Skip to content

Are Communities Becoming More Livable? How Does Your Community Stack Up in AARP's New 2018 Livability Index. Find Out Now!

 

Ponzi Scheme Protection

As financial markets fluctuate, fraud risk rises

man holding protecting piggy bank from searching hands

Getty Images

In a time of market turmoil, a "don't miss out!" mind-set creates more potential victims to Ponzi schemes.

Tony Decillis’ initial exposure to a $13 million Ponzi scheme, he says, was through an endorsement by his then-favorite radio personality. 

Decillis, 72, was a regular listener of  Tampa-area talk show host Drew Garabo. “Each day, Garabo would be promoting this investment. He said, ‘You get a minimum 12 percent return on your money, no matter what. It’s the greatest.’ ”

Turns out, it wasn’t. Despite receiving regular statements showing double-digit gains, “I learned my money was gone — or, more likely, never invested,” says Decillis, one of at least 119 people whose retirement savings funded a lavish lifestyle for Patrick O. Howard, head of Dallas-based Optimal Economics Capital Partners, according to the U.S. Securities and Exchange Commission (SEC). 

“I never would have gotten involved in this scam if it wasn’t for the personal endorsement of Drew Garabo,” says Decillis, a retired car dealership service manager who lost $51,000. Neither Garabo nor radio station executives responded to our questions.  

A Ponzi scam is a form of fraud in which money from new investors generates returns for early investors, creating the false sense that everyone is profiting — right up until the scheme collapses. The scam was around long before the 1920s, when it took its name from a con man named Charles Ponzi. 

In a time of market turmoil, a “don’t miss out” mind-set creates more potential victims. Plus, today there is a new twist to this old scheme. “Finding targets used to come mainly through mail and phone. Now social media is a hotbed for investment fraud,” notes Lori Schock, director of the SEC’s Office of Investor Education and Advocacy.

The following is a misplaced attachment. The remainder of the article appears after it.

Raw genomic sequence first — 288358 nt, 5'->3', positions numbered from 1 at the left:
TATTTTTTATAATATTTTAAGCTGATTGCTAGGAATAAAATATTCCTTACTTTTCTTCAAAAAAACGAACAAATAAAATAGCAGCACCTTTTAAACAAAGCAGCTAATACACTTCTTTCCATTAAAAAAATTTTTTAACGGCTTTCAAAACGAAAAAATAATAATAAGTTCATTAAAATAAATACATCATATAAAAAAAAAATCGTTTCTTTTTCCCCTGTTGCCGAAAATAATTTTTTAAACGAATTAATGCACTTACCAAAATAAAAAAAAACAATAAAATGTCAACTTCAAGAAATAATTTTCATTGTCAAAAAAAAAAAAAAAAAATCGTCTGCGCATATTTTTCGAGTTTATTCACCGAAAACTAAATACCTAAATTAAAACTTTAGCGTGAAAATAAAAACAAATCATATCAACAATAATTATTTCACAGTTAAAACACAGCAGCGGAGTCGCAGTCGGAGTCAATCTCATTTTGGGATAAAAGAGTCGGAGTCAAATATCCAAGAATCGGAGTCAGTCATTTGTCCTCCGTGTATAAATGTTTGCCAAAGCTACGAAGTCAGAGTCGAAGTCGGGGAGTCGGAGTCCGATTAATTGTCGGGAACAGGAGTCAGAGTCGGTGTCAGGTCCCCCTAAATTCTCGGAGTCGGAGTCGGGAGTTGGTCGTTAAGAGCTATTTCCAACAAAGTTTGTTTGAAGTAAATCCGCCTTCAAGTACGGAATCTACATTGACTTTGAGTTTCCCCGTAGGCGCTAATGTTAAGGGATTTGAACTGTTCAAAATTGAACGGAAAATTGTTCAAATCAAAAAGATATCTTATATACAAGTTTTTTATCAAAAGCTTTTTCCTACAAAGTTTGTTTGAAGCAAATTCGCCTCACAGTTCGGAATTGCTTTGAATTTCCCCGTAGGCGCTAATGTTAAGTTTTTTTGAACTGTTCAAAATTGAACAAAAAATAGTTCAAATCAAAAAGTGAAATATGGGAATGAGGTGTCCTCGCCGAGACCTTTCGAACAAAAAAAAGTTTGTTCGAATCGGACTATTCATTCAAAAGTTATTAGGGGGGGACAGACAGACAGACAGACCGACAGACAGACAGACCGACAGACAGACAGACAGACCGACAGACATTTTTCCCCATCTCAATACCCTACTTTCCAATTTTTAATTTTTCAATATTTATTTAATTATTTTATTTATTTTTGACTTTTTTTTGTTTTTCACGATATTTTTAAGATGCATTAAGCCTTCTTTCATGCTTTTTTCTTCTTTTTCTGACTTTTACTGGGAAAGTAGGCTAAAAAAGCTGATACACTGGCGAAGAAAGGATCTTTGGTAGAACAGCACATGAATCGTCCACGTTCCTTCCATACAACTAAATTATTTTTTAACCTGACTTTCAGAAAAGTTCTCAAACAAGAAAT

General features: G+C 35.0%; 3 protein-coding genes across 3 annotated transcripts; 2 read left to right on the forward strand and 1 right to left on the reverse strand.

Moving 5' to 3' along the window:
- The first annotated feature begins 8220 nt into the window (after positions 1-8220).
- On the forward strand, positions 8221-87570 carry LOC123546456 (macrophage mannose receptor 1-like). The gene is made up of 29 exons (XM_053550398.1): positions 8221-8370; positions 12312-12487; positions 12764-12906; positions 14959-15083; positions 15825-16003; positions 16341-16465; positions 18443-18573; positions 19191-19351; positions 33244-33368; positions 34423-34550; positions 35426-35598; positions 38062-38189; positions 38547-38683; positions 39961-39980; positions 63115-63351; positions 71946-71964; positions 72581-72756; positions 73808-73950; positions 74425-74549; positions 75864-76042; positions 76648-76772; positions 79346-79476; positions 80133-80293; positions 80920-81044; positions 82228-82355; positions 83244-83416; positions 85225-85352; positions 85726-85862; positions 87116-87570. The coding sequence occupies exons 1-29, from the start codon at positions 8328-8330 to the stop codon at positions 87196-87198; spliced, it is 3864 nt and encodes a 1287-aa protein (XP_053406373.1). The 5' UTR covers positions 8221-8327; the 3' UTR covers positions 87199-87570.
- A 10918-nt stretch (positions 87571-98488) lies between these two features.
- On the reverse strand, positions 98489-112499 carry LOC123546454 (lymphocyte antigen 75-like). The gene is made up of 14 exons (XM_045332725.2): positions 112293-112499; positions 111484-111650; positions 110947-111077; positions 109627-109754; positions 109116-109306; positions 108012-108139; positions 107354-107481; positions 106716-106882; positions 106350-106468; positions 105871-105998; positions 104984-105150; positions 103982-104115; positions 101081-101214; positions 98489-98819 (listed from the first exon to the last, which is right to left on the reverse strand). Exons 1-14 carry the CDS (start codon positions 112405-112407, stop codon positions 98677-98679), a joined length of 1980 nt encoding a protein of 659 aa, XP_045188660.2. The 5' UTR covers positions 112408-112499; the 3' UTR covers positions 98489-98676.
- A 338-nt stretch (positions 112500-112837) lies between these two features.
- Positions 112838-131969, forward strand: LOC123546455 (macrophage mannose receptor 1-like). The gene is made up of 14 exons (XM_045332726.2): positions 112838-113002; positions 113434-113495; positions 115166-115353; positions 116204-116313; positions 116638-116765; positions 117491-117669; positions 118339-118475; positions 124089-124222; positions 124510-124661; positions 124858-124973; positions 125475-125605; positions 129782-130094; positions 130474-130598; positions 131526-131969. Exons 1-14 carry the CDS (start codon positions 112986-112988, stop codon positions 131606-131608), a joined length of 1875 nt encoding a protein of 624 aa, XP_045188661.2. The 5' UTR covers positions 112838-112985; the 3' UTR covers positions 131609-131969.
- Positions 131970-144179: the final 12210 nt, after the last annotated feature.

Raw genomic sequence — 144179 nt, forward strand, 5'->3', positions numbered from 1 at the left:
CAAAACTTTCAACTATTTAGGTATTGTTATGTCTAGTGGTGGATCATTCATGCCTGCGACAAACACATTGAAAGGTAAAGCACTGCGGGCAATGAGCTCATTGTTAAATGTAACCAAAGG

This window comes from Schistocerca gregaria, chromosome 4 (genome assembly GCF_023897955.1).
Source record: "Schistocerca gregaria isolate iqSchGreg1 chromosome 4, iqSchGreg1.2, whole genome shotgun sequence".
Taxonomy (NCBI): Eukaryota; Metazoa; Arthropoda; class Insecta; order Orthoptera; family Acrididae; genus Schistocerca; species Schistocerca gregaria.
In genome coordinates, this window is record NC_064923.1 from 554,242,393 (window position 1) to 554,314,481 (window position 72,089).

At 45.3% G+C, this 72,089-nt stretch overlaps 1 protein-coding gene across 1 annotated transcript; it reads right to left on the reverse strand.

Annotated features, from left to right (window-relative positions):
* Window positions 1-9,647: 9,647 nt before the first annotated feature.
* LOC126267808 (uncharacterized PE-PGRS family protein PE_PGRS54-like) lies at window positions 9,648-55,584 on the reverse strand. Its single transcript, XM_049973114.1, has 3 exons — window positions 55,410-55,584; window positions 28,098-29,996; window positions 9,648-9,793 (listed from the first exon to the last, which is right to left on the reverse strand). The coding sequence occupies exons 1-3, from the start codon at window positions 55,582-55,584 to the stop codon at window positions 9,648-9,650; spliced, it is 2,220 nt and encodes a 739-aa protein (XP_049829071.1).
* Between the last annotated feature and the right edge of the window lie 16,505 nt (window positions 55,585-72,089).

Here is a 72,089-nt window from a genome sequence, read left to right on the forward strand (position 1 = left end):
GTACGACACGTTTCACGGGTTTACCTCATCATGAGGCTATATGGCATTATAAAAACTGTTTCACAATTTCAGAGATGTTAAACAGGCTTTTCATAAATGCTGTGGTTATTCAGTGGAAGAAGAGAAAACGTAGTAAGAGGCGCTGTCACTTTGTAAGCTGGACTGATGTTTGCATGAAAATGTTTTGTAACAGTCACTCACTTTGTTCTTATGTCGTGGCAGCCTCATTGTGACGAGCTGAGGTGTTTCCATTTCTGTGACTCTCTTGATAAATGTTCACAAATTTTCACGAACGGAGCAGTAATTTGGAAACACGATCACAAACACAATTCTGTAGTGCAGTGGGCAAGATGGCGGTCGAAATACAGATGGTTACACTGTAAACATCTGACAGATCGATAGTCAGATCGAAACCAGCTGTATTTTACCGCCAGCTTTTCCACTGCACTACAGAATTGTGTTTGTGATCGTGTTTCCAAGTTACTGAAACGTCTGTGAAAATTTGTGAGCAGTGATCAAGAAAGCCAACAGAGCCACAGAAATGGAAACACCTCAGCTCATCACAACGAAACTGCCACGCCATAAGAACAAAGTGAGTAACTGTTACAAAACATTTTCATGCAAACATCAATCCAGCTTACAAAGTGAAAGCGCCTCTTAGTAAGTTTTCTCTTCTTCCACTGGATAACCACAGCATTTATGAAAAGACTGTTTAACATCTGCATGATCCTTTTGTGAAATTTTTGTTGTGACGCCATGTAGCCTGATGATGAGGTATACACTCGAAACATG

Here’s how to protect yourself.

  • Do your homework. Only 20 percent of investors ever do a background check on brokers or products before buying. Some good starting places are the SEC’s investor.gov (800-732-0330) and the Financial Industry Regulatory Authority’s brokercheck.finra.org (800-289-9999). 
  • Look at the investor or firm. Check out the SEC’s EDGAR database for free corporate information, the fee-based pacer.gov to search federal lawsuits and bankruptcies, or your local courthouse for scams by area predators. 
  • Run from red flags. Language like “risk-free,” “guaranteed returns” and “everyone is doing it” should scare you off. 
  • Be careful even in “safe” places. Churches, country clubs and community organizations are happy hunting grounds for those pitching Ponzi schemes. Rely on research over referrals from friends and relatives. 
  • Don’t be fooled by credentials. Those letters after the names of brokers and investment counselors can be meaningless. Some are outright fakes, and some are gained by paying a fee or taking a short class. 
  • Don’t be starstruck. Celebrity endorsements don’t mean an investment is legitimate. If you have questions or need to file a complaint, call the SEC at 800-732-0330. Or reach out to FINRA toll-free at 844-57-HELPS, or the North American Securities Administrators Association at 202-737-0900. If scammed, alert your local police, district attorney and state attorney general. 

Sid Kirchheimer is the author of Scam-Proof Your Life, published by AARP Books/Sterling.

More on Scams and Fraud

Join the Discussion

0 | Add Yours

Please leave your comment below.

You must be logged in to leave a comment.

GO TO THIS ARTICLE